NPDES Phase II Regulations

What are the NPDES program and Phase II communities?

The NPDES program established a comprehensive two-phase approach to managing stormwater discharges. Phase I of the program required permits for municipal separate storm sewers (MS4s) serving populations greater than 100,000 people and for stormwater discharges associated with industrial activities.

Phase II requirements of the NPDES program applied to all non-point source discharges of stormwater from small MS4s with populations less than 100,000. Implementation of the NPDES phase I and II permitting program was delegated to the NC Department of Environment & Natural Resources (NCDENR), which designated that Hendersonville be brought into the program as an owner of an MS4.

Example of a separate storm sewer systemhttp://www.charlottesville.org/Home/ShowImage?id=869&t=635748349560400000

What are the NPDES Phase II Stormwater Regulations?

  • In 1969 the Cuyahoga River in Cleveland, Ohio became so polluted and full of oily trash and residue that it caught on fire. The fire brought attention to other environmental problems across the country and helped lead to the passage of the Clean Water Act (CWA) in 1972. The CWA established the objective to restore and maintain the chemical, physical, and biological integrity of the nation's waters.
  • Phase I of the US EPA stormwater program was promulgated in 1990 under the CWA. Phase I relies on National Pollutant Discharge Elimination System (NPDES) permit coverage to address storm water runoff from:
    • Municipal separate storm sewer systems (MS4s) generally serving populations of 100,000 or greater
    • Construction activity disturbing 5 acres of land or greater
    • Ten categories of industrial activity.
  • The Stormwater Phase II Final Rule (1999) was the next step in US EPA's effort to help protect the Nation's water resources from polluted stormwater runoff.
    • Expands the Phase I program by requiring additional operators of MS4s in urbanized areas and operators of small construction sites (greater than 1 acre), through the use of NPDES permits, to implement stormwater programs.
    • Permit coverage is obtained from the North Carolina Department of Environment and Natural Resources (NCDENR).

NPDES Phase II goal:

  • A regulated small MS4 operator must develop, implement, and enforce a stormwater management program designed to reduce the discharge of pollutants from their MS4 to the "maximum extent practicable," to protect water quality, and to satisfy the appropriate water quality requirements of the CWA. The rule requires the implementation of best management practices (BMPs) to protect water quality.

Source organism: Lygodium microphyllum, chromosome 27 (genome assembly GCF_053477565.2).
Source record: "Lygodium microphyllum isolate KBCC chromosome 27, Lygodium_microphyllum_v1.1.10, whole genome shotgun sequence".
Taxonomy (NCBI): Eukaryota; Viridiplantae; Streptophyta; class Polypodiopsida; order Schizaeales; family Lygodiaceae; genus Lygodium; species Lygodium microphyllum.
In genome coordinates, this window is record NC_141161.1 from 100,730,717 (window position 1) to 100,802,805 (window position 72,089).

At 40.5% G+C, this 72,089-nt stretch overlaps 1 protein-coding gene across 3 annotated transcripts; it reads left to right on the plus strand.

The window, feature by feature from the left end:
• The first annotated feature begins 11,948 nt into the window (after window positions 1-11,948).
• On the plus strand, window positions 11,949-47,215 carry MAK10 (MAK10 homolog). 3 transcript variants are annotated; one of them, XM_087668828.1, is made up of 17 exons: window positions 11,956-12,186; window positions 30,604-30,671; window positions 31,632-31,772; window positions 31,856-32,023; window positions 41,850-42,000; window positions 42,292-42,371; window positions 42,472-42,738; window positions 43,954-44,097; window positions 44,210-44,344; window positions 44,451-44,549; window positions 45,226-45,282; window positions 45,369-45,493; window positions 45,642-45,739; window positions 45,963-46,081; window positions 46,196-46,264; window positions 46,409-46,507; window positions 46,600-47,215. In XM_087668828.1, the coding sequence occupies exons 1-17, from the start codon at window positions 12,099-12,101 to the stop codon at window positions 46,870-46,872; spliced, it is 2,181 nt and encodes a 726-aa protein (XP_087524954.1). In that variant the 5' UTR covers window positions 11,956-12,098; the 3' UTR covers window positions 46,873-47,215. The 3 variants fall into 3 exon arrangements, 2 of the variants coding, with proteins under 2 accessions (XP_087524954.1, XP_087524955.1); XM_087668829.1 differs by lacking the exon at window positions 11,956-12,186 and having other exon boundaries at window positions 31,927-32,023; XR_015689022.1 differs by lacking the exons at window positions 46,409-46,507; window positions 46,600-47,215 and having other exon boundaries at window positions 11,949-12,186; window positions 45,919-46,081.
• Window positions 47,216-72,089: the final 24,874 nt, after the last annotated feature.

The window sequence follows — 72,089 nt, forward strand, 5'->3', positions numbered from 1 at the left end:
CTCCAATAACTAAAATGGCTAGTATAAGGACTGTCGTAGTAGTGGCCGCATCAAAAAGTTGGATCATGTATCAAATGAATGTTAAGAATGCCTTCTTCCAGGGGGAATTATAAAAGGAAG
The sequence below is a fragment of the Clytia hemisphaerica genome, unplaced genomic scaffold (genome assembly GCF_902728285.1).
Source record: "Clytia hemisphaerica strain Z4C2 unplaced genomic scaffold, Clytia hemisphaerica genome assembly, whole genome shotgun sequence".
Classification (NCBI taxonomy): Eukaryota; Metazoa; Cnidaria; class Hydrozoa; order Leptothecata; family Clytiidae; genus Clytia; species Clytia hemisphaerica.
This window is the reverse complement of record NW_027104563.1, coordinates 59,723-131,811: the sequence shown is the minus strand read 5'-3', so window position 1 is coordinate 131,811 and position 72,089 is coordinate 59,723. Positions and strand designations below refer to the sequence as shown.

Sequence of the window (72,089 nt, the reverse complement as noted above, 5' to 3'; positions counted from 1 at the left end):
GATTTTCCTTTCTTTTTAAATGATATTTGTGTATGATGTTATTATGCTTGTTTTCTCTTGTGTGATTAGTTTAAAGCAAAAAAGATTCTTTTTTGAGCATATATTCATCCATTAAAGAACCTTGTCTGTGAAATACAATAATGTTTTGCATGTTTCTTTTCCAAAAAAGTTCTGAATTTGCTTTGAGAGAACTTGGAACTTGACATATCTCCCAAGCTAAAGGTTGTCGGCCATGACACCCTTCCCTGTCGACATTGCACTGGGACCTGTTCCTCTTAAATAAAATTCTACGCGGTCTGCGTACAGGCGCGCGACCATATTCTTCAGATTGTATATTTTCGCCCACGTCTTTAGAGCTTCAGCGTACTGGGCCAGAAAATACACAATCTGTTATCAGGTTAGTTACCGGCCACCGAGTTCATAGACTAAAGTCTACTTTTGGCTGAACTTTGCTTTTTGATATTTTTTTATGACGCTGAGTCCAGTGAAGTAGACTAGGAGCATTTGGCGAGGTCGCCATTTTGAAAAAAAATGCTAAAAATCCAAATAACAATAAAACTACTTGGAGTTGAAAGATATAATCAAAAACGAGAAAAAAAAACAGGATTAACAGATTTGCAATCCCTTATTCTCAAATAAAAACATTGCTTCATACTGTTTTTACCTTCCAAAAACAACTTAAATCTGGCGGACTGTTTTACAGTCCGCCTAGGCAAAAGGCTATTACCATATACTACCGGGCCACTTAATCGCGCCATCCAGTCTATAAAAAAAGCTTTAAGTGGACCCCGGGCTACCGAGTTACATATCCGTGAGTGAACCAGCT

NPDES Phase II requirements:

  • The stormwater management program must include the following six (6) minimum control measures:
    • Public education and outreach
    • Public participation/involvement
    • Illicit discharge detection and elimination
    • Construction site runoff control
    • Post-construction runoff control
    • Pollution prevention/good housekeeping

 

  • The small MS4 operator must identify its selection of BMPs and measurable goals for each minimum measure in the permit application. Must evaluate and assess the chosen BMPs and measurable goals in periodic reports to NCDENR.

 What is Nonpoint source Pollution?

This is another term for polluted runoff and other sources of water pollution that are hard to pinpoint. The term "nonpoint source pollution" comes from the federal Clean Water Act of 1987. There, it is used as a catch-all for all kinds of water pollution that are not well-defined discharges (point sources) from wastewater plants or industries.

Many state agencies have nonpoint source (NPS) management programs that address polluted runoff. North Carolina's NPS program is part of DEQ's Division of Water Quality. It serves as the central coordinating agency for the many NPS-related programs operated by various agencies.

 How are stormwater and runoff "managed"?

"Best management practices" is a term used to describe different ways to keep pollutants out of runoff and to slow down high volumes of runoff.

Preventing pollution from entering water is much more affordable than cleaning polluted water! Educating state residents about how to prevent pollution from entering waterways is one best management practice. Laws that require people and businesses involved in earth disturbing activities --like construction and agriculture -- to take steps to prevent erosion are another way to prevent stormwater pollution. There are also laws about litter, cleaning up after pets and dumping oil or other substances into storm drains.

Education and laws are just two best management practice examples. Some BMPs are constructed to protect a certain area. Some BMPS slow down stormwater, others help reduce the pollutants already in it – there are also BMPs that do both of these things.

Detention ponds fill up quickly after a rainstorm and allow solids like sediment and litter to settle at the pond bottom. Then, they release the water slowly. These ponds are one constructed BMP example. Green roofs, storm drain grates, filter strips, sediment fences and permeable paving are other examples.